Costs of incorporation continuing to mount

Before West Kelowna voted to incorporate, residents knew there would be a price to running a City Hall, their own RCMP detachment and maintaining their own roads, among many other costs.

Before West Kelowna voted to incorporate, residents knew there would be a price to running a City Hall, their own RCMP detachment and maintaining their own roads, among many other costs.

But two reports that reached the council table in the past month make past estimates pale in comparison.

A study of West Kelowna roads two weeks ago called for $192 million over the next 20 to 30 years.

And while that report was harshly criticized by councillors for being over-the-top, those costs, while higher, were expected.

On Tuesday, councillors faced down another $2.5 to $5 million required over 10 to 15 years to fix stormwater drainage problems, another legacy of neglect from a time when the provincial ministry of transportation and highways managed the problem.

And some of the hot spots are becoming immediate needs. Councillors had to wrestle with an ongoing problem with Green Bay on Tuesday.

The man-made bay is slowing filling with sediment off the hillside including immediate neighbour Quails’ Gate Winery, but also from development above at Mission Hill.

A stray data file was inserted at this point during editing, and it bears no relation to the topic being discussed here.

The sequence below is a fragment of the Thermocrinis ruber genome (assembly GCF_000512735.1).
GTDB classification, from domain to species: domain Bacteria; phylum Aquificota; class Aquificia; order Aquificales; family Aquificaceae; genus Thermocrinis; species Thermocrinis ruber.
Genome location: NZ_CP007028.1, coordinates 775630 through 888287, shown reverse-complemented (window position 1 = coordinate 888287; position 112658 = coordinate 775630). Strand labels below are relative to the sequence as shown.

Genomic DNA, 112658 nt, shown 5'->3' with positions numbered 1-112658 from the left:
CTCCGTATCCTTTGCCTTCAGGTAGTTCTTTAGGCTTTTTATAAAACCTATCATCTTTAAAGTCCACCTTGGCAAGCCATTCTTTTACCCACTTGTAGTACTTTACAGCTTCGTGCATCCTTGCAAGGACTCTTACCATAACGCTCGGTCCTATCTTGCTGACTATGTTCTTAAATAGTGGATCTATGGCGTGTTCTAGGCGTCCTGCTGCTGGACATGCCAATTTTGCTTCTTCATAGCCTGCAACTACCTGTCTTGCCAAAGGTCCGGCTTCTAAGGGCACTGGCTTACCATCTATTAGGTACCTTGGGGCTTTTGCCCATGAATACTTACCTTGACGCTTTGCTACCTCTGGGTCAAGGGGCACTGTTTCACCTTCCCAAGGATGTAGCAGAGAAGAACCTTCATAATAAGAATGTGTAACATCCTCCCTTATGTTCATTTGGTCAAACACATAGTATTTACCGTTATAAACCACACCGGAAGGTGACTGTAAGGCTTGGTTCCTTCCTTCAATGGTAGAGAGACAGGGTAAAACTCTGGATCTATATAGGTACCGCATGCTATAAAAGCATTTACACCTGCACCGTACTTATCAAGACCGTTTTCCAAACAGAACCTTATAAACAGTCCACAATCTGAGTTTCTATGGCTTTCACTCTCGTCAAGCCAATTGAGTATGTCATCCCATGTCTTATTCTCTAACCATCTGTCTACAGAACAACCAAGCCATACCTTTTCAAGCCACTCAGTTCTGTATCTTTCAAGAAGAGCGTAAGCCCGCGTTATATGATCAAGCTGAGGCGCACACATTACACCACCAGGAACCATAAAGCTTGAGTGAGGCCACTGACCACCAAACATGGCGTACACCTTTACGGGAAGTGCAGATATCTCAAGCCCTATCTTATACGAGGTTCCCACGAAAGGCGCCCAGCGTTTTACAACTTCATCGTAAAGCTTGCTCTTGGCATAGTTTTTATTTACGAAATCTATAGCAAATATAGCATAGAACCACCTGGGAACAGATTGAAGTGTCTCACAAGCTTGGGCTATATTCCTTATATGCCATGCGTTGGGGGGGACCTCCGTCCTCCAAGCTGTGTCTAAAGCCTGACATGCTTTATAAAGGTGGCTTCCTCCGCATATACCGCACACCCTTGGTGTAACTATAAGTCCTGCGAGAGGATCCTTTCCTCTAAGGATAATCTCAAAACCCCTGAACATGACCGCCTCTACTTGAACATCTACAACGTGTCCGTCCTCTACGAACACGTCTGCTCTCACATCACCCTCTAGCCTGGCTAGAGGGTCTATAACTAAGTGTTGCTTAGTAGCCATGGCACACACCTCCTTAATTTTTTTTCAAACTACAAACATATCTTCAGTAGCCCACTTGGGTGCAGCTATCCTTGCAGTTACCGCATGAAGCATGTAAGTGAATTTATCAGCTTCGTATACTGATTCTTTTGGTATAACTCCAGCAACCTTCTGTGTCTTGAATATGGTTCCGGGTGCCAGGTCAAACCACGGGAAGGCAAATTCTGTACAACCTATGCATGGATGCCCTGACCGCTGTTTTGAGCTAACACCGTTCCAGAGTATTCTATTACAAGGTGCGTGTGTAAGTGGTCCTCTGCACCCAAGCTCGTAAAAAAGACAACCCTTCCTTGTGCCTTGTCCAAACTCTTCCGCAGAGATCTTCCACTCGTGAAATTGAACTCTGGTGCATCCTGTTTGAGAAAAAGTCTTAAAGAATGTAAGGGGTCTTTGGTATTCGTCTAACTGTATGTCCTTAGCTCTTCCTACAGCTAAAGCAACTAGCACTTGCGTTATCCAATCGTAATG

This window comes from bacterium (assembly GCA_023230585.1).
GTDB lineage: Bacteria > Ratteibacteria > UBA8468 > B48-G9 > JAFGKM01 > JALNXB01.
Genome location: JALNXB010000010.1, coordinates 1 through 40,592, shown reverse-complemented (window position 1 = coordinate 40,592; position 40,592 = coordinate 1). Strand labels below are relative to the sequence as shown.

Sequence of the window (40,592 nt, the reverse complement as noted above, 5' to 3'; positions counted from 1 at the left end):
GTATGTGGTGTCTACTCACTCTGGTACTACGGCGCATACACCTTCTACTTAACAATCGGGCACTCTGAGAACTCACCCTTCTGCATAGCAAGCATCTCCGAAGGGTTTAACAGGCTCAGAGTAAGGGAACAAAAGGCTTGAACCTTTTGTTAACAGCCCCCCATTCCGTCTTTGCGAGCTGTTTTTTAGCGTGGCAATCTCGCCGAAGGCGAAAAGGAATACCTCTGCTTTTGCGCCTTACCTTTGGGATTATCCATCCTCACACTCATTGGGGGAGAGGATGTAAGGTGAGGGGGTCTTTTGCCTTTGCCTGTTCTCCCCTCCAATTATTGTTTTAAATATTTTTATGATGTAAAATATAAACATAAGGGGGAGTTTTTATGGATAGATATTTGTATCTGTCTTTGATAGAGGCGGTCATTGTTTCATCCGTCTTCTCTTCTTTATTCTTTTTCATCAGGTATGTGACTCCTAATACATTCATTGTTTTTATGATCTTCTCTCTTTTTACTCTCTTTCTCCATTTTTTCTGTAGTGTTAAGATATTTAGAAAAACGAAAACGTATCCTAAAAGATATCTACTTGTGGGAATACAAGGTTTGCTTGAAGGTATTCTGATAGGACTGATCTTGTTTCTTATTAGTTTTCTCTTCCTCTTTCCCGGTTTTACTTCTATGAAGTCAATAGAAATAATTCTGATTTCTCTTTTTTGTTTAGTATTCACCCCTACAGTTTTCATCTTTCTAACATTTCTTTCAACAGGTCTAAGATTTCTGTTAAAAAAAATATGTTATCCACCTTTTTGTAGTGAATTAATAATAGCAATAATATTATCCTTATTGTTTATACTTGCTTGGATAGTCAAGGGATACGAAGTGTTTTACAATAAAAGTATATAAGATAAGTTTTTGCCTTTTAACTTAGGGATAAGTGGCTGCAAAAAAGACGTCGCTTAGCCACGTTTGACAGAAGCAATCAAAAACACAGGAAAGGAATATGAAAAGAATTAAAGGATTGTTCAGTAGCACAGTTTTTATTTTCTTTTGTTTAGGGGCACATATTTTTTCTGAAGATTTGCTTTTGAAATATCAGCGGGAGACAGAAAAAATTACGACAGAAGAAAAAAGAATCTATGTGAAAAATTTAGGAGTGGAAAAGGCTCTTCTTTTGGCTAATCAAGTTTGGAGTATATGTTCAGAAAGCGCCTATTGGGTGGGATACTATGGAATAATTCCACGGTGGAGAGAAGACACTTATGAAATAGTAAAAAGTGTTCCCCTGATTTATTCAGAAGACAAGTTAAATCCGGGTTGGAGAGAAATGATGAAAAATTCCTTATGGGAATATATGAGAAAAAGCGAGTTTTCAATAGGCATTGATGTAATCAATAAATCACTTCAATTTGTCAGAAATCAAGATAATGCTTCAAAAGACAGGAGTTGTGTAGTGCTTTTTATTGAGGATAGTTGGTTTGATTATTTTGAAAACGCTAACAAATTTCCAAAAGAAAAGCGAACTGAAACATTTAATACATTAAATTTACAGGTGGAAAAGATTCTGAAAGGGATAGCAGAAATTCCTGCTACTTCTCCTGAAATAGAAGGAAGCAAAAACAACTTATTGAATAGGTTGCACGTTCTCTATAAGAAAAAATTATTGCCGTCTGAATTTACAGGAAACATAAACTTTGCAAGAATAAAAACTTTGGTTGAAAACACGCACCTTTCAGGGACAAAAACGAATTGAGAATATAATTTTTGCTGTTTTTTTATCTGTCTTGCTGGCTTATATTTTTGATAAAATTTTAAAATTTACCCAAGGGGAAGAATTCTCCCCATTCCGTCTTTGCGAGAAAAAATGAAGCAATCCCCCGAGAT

The bay is so shallow that the milfoil harvesting machines can’t work in there and it makes navigation difficult for residents. They have been petitioning council for help and a solution to the runoff.

Proposed plans to deal with the issue range between $650,000 and $840,000. Residents of Green Bay also expect the district to help pay for dredging the bay.

But Mayor Doug Findlater says, according to their report, Green Bay isn’t the priority.

“The other big ticket item is Smith Creek,” he said. “There are water quality issues in Smith Creek including everything from pesticide-related runoff and E. coli in the creek, to severe erosion at the end behind McDonald’s and running down by the doggy beach. That in my mind is emerging as higher priority because it dumps into an area adjacent to a public swimming area.”

The cost of that project alone is $600,000 to $700,000. “We can’t do them all at once,” Findlater said. “This will have to be a staged program over five to 10 years.”

Marshall Jones is a Capital News contributor.

Kelowna Capital News